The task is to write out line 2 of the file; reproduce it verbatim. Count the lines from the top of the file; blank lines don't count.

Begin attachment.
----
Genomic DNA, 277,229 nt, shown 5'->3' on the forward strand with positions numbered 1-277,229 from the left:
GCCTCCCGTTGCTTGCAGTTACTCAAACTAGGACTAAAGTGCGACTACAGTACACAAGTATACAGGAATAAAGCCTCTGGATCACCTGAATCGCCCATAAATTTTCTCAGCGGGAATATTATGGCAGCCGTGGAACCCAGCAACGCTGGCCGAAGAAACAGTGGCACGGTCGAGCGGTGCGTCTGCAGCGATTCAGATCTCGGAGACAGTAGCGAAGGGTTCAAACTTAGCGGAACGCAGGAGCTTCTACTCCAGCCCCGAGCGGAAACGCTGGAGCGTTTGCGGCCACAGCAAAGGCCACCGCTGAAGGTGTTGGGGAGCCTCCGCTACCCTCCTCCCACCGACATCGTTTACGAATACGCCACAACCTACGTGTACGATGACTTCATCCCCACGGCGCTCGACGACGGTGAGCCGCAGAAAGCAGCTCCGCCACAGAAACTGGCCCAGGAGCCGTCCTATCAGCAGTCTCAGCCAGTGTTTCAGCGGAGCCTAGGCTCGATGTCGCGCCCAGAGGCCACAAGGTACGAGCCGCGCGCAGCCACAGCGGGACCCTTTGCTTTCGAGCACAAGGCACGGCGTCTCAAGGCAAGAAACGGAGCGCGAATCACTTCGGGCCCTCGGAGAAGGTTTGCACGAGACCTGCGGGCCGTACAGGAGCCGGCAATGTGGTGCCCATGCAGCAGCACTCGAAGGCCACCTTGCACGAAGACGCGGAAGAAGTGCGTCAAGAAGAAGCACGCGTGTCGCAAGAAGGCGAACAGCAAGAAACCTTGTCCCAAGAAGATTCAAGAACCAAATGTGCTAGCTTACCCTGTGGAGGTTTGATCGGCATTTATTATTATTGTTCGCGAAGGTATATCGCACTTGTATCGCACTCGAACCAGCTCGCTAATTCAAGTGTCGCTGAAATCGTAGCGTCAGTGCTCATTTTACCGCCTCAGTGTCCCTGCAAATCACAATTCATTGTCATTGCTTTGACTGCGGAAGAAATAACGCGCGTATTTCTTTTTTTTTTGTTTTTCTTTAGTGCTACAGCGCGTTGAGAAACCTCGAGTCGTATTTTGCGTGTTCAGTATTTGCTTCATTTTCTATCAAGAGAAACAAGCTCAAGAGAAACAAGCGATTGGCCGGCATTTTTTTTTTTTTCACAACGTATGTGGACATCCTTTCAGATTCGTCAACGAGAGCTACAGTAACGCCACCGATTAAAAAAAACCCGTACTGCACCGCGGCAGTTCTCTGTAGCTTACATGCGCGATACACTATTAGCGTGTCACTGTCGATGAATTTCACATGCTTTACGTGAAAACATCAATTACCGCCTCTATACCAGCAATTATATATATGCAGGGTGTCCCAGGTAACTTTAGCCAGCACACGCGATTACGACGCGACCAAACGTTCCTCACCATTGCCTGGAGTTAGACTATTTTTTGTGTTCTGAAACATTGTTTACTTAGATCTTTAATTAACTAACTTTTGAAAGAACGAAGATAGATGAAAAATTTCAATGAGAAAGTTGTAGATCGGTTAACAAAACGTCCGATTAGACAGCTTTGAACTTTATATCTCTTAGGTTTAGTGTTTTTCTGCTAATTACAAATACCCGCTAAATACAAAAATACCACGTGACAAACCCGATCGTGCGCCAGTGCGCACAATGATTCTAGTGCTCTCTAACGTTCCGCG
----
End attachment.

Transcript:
GCCTCCCGTTGCTTGCAGTTACTCAAACTAGGACTAAAGTGCGACTACAGTACACAAGTATACAGGAATAAAGCCTCTGGATCACCTGAATCGCCCATAAATTTTCTCAGCGGGAATATTATGGCAGCCGTGGAACCCAGCAACGCTGGCCGAAGAAACAGTGGCACGGTCGAGCGGTGCGTCTGCAGCGATTCAGATCTCGGAGACAGTAGCGAAGGGTTCAAACTTAGCGGAACGCAGGAGCTTCTACTCCAGCCCCGAGCGGAAACGCTGGAGCGTTTGCGGCCACAGCAAAGGCCACCGCTGAAGGTGTTGGGGAGCCTCCGCTACCCTCCTCCCACCGACATCGTTTACGAATACGCCACAACCTACGTGTACGATGACTTCATCCCCACGGCGCTCGACGACGGTGAGCCGCAGAAAGCAGCTCCGCCACAGAAACTGGCCCAGGAGCCGTCCTATCAGCAGTCTCAGCCAGTGTTTCAGCGGAGCCTAGGCTCGATGTCGCGCCCAGAGGCCACAAGGTACGAGCCGCGCGCAGCCACAGCGGGACCCTTTGCTTTCGAGCACAAGGCACGGCGTCTCAAGGCAAGAAACGGAGCGCGAATCACTTCGGGCCCTCGGAGAAGGTTTGCACGAGACCTGCGGGCCGTACAGGAGCCGGCAATGTGGTGCCCATGCAGCAGCACTCGAAGGCCACCTTGCACGAAGACGCGGAAGAAGTGCGTCAAGAAGAAGCACGCGTGTCGCAAGAAGGCGAACAGCAAGAAACCTTGTCCCAAGAAGATTCAAGAACCAAATGTGCTAGCTTACCCTGTGGAGGTTTGATCGGCATTTATTATTATTGTTCGCGAAGGTATATCGCACTTGTATCGCACTCGAACCAGCTCGCTAATTCAAGTGTCGCTGAAATCGTAGCGTCAGTGCTCATTTTACCGCCTCAGTGTCCCTGCAAATCACAATTCATTGTCATTGCTTTGACTGCGGAAGAAATAACGCGCGTATTTCTTTTTTTTTTGTTTTTCTTTAGTGCTACAGCGCGTTGAGAAACCTCGAGTCGTATTTTGCGTGTTCAGTATTTGCTTCATTTTCTATCAAGAGAAACAAGCTCAAGAGAAACAAGCGATTGGCCGGCATTTTTTTTTTTTTCACAACGTATGTGGACATCCTTTCAGATTCGTCAACGAGAGCTACAGTAACGCCACCGATTAAAAAAAACCCGTACTGCACCGCGGCAGTTCTCTGTAGCTTACATGCGCGATACACTATTAGCGTGTCACTGTCGATGAATTTCACATGCTTTACGTGAAAACATCAATTACCGCCTCTATACCAGCAATTATATATATGCAGGGTGTCCCAGGTAACTTTAGCCAGCACACGCGATTACGACGCGACCAAACGTTCCTCACCATTGCCTGGAGTTAGACTATTTTTTGTGTTCTGAAACATTGTTTACTTAGATCTTTAATTAACTAACTTTTGAAAGAACGAAGATAGATGAAAAATTTCAATGAGAAAGTTGTAGATCGGTTAACAAAACGTCCGATTAGACAGCTTTGAACTTTATATCTCTTAGGTTTAGTGTTTTTCTGCTAATTACAAATACCCGCTAAATACAAAAATACCACGTGACAAACCCGATCGTGCGCCAGTGCGCACAATGATTCTAGTGCTCTCTAACGTTCCGCG